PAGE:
In the past few weeks, I have asked you to develop a heightened awareness of who you are today and the moments in your life, both past, and present, that inform, shape, and fuel the person you are. You have joys and sadness, trials and temptations, strengths and struggles, anger and grief, stresses and questions, gains and losses, etc. You have grown up with, or possibly without, scripture study or an active life in a congregation. You may be a world traveler experiencing new cultures or someone who has never left the town where you grew up. You may be like me, someone who delights in the study of context or reads literally.
We are each unique and bring many things with us when we sit down to read the Bible. Sometimes we tend to go to the Bible looking for answers to a problem, inspiration for a decision, or comfort when distressed. Many publishers have attempted to answer those needs by creating The Woman's Bible, The Youth Bible, or The Devotional Bible for Men to help apply Bible principles to everyday life. In Lectio Divina, we do not discredit or set aside those tendencies and reframe the needs behind them.
As a funny example, I noticed that Pr. Lanny had posted a meme on Facebook. Standing at the sink, a husband asked, "where in the Bible does it say it's a man's job to wash dishes!" And the wife responds, “2 Kings 21:13 ‘and I will wipe Jerusalem as a man wipeth a dish, wiping it, and turning it upside down.’” And while that may be a humorously applied verse fragment in a chapter that speaks of something much different, it is far from Lectio Divina!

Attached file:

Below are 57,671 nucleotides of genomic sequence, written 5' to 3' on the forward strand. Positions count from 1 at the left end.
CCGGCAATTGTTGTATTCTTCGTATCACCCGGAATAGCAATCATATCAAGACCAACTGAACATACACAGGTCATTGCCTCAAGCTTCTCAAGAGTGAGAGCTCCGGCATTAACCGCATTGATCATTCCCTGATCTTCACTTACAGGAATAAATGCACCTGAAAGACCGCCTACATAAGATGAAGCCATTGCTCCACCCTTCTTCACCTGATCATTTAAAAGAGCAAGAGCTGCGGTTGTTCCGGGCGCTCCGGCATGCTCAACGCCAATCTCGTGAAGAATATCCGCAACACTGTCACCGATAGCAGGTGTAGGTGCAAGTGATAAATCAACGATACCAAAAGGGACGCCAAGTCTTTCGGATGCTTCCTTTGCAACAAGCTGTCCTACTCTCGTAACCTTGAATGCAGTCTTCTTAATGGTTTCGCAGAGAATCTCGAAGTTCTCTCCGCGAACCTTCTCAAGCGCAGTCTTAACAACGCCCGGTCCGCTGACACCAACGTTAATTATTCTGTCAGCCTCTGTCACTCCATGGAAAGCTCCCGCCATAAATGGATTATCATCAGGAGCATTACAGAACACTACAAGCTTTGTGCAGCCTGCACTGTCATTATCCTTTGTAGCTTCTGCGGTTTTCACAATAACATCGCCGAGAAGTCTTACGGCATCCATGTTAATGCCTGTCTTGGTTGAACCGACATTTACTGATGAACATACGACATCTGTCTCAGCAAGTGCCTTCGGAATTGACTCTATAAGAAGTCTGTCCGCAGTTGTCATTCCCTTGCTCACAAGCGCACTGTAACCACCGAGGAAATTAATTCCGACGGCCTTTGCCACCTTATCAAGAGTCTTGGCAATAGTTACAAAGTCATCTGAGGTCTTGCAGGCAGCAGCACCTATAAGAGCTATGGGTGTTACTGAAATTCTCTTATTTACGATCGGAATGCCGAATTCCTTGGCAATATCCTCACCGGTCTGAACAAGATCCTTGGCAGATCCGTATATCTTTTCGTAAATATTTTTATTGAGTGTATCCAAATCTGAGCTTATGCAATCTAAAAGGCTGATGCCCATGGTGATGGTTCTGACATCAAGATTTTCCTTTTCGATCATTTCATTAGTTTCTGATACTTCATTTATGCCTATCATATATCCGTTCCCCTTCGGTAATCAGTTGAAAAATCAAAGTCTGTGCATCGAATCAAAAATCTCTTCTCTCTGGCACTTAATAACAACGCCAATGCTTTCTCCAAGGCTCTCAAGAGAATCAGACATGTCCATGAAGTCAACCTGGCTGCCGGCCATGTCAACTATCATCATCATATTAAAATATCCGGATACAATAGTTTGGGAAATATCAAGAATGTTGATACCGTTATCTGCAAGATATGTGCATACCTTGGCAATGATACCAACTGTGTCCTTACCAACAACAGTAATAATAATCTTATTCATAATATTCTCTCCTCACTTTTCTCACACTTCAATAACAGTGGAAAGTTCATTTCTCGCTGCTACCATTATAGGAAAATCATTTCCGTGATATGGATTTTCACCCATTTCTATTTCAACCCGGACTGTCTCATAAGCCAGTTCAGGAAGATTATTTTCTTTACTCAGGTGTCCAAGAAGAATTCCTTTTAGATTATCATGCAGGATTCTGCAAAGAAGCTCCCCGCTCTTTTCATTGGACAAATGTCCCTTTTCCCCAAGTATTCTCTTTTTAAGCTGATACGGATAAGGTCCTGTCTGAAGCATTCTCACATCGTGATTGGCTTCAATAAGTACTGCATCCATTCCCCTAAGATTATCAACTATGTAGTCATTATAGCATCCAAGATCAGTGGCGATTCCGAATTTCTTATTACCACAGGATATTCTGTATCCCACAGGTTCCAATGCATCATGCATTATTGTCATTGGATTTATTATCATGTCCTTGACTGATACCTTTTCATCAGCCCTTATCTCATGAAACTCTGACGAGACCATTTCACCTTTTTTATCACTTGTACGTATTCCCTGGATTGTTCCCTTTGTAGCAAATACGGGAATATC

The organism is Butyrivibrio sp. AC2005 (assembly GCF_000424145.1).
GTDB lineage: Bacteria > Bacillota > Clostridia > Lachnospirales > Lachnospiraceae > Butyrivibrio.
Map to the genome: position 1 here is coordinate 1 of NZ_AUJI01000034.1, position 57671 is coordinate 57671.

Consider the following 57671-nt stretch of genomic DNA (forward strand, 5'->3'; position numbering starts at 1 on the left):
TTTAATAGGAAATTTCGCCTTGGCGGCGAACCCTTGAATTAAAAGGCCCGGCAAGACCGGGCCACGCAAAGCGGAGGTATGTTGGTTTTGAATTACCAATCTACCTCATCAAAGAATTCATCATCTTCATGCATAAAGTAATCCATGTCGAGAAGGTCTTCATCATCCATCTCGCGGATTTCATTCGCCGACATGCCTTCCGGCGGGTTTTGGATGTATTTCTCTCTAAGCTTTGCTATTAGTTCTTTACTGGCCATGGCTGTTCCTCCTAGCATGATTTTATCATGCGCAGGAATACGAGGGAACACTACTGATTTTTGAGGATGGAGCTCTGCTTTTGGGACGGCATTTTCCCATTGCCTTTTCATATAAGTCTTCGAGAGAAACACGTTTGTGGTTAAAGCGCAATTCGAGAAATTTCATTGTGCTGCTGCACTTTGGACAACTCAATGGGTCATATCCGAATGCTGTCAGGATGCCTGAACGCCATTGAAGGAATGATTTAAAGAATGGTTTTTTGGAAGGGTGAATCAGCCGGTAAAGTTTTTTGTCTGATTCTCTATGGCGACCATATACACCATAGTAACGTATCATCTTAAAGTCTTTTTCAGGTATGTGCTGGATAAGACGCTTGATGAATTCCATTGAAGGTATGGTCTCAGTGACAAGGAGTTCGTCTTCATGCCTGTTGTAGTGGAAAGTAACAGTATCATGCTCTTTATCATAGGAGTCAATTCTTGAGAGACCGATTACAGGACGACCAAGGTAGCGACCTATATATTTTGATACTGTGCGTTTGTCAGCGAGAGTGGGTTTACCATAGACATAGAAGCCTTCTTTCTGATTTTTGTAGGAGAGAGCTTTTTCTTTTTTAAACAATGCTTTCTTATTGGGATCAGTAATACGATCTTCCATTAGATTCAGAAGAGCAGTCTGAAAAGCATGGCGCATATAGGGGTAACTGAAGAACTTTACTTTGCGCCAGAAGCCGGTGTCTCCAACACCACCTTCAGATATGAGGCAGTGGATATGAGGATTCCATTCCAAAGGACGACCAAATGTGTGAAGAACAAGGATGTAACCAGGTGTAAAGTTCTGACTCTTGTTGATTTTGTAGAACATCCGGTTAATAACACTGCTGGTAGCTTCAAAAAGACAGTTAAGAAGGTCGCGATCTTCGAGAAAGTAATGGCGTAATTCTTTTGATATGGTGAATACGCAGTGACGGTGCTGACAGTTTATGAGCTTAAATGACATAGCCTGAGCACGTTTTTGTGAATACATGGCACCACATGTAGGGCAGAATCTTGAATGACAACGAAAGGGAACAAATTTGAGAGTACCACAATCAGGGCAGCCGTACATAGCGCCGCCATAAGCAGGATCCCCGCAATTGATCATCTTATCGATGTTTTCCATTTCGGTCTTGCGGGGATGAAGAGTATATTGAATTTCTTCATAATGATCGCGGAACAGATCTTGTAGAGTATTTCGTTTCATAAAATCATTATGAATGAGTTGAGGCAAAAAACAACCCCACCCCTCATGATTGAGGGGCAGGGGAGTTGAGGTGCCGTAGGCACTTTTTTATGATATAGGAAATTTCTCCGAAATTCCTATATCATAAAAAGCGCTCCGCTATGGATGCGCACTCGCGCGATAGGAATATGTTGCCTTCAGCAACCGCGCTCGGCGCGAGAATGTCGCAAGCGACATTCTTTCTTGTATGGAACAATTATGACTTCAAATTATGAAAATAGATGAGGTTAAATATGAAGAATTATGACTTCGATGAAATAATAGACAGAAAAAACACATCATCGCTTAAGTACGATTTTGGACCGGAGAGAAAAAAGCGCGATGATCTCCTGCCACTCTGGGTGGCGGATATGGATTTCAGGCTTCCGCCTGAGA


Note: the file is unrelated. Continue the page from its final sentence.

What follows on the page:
I like to use those two images to help me focus on how I approach scripture in Lectio Divina. This spiritual practice is not a study or analysis of the author or passage's meaning. While we may come to the reading with a longing hoping to be met, we will not consciously search for answers. Instead, we will suspend above us like leaves or the stars - all of who we are and what we bring. Allow all our heightened awareness of our life to form the canopy under which we invite God to enter our hearts. Imagine that we toss each of those things into the air, and God takes them into Godself. As stars, they will shed light on us; as leaves, they will whisper to us, but they will not drive the direction of the conversation. Openness to hear what God has to say is how we approach Lectio Divina.
We will learn more in-depth about “how to” in one of our three classes before the retreat but preparing our minds and hearts beforehand makes for a more rewarding experience. That's why we have spent several articles on personal reflection.
We begin with a centering exercise, disconnecting from our cell phones and the people around us and intentionally, meditatively slowing the many competing thoughts in our minds. We will read the passage several times, silently to ourselves, out loud, with different voices, silence, and time for quiet reflection between each reading. Frequently what happens is something in the passage that will consistently stand out for you. This might be something to contemplate in the quiet time of reflection. What is important is focusing on how that image, metaphor, or person impacts you. How do you identify with it?
Sometimes what it takes to be life-altering is entering the Bible story with all that I am, not just reading it at a distance. For example, when I was a member of All Saints Lutheran Church in seminary, we did a living Tenebrae service. I was one of the readers, and my teenage son, with long dark hair, was chosen to be Jesus. To witness a reenactment of the crucifixion with my son on the cross, I intensely identified with Mary's anguish and any parent who has lost a child, adult or not, through illness, violence, war, or accident. It has intensified my relationship with my sons and grandson and granted me patience and empathy for all living things. Just a couple moments from my life that were part of the canopy above me were the death of both my parents, the discovery of being adopted and learning my birth mother’s story, and all that I had learned in seminary. No one is required to share their insights, as I have, but it will be good for you to journal your thoughts for future Lectio Divina.